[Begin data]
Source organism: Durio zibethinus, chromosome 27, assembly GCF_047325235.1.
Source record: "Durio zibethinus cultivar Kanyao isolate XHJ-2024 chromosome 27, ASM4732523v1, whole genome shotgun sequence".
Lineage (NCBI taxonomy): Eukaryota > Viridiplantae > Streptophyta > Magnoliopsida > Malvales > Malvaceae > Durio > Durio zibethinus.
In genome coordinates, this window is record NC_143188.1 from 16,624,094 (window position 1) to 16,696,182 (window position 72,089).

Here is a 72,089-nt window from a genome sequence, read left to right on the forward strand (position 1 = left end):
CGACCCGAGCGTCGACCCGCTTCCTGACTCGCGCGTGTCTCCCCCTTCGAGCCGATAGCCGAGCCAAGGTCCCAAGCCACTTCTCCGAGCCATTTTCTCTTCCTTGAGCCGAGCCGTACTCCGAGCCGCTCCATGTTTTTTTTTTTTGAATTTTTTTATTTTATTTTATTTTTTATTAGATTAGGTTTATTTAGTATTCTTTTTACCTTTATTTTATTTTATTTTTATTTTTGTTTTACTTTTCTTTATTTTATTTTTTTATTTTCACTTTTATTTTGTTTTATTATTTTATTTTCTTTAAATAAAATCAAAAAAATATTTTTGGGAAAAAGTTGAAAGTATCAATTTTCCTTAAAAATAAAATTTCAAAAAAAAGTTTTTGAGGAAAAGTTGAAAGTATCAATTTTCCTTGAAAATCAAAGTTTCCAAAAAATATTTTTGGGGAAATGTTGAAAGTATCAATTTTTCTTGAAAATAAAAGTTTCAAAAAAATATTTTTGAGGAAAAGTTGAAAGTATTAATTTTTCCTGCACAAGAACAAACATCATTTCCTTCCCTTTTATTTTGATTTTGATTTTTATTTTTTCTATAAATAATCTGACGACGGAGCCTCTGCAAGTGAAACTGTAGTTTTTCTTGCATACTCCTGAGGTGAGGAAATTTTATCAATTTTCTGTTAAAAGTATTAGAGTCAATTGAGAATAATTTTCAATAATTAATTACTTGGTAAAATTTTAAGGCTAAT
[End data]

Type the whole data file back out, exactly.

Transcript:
Source organism: Durio zibethinus, chromosome 27, assembly GCF_047325235.1.
Source record: "Durio zibethinus cultivar Kanyao isolate XHJ-2024 chromosome 27, ASM4732523v1, whole genome shotgun sequence".
Lineage (NCBI taxonomy): Eukaryota > Viridiplantae > Streptophyta > Magnoliopsida > Malvales > Malvaceae > Durio > Durio zibethinus.
In genome coordinates, this window is record NC_143188.1 from 16,624,094 (window position 1) to 16,696,182 (window position 72,089).

Here is a 72,089-nt window from a genome sequence, read left to right on the forward strand (position 1 = left end):
CGACCCGAGCGTCGACCCGCTTCCTGACTCGCGCGTGTCTCCCCCTTCGAGCCGATAGCCGAGCCAAGGTCCCAAGCCACTTCTCCGAGCCATTTTCTCTTCCTTGAGCCGAGCCGTACTCCGAGCCGCTCCATGTTTTTTTTTTTTGAATTTTTTTATTTTATTTTATTTTTTATTAGATTAGGTTTATTTAGTATTCTTTTTACCTTTATTTTATTTTATTTTTATTTTTGTTTTACTTTTCTTTATTTTATTTTTTTATTTTCACTTTTATTTTGTTTTATTATTTTATTTTCTTTAAATAAAATCAAAAAAATATTTTTGGGAAAAAGTTGAAAGTATCAATTTTCCTTAAAAATAAAATTTCAAAAAAAAGTTTTTGAGGAAAAGTTGAAAGTATCAATTTTCCTTGAAAATCAAAGTTTCCAAAAAATATTTTTGGGGAAATGTTGAAAGTATCAATTTTTCTTGAAAATAAAAGTTTCAAAAAAATATTTTTGAGGAAAAGTTGAAAGTATTAATTTTTCCTGCACAAGAACAAACATCATTTCCTTCCCTTTTATTTTGATTTTGATTTTTATTTTTTCTATAAATAATCTGACGACGGAGCCTCTGCAAGTGAAACTGTAGTTTTTCTTGCATACTCCTGAGGTGAGGAAATTTTATCAATTTTCTGTTAAAAGTATTAGAGTCAATTGAGAATAATTTTCAATAATTAATTACTTGGTAAAATTTTAAGGCTAAT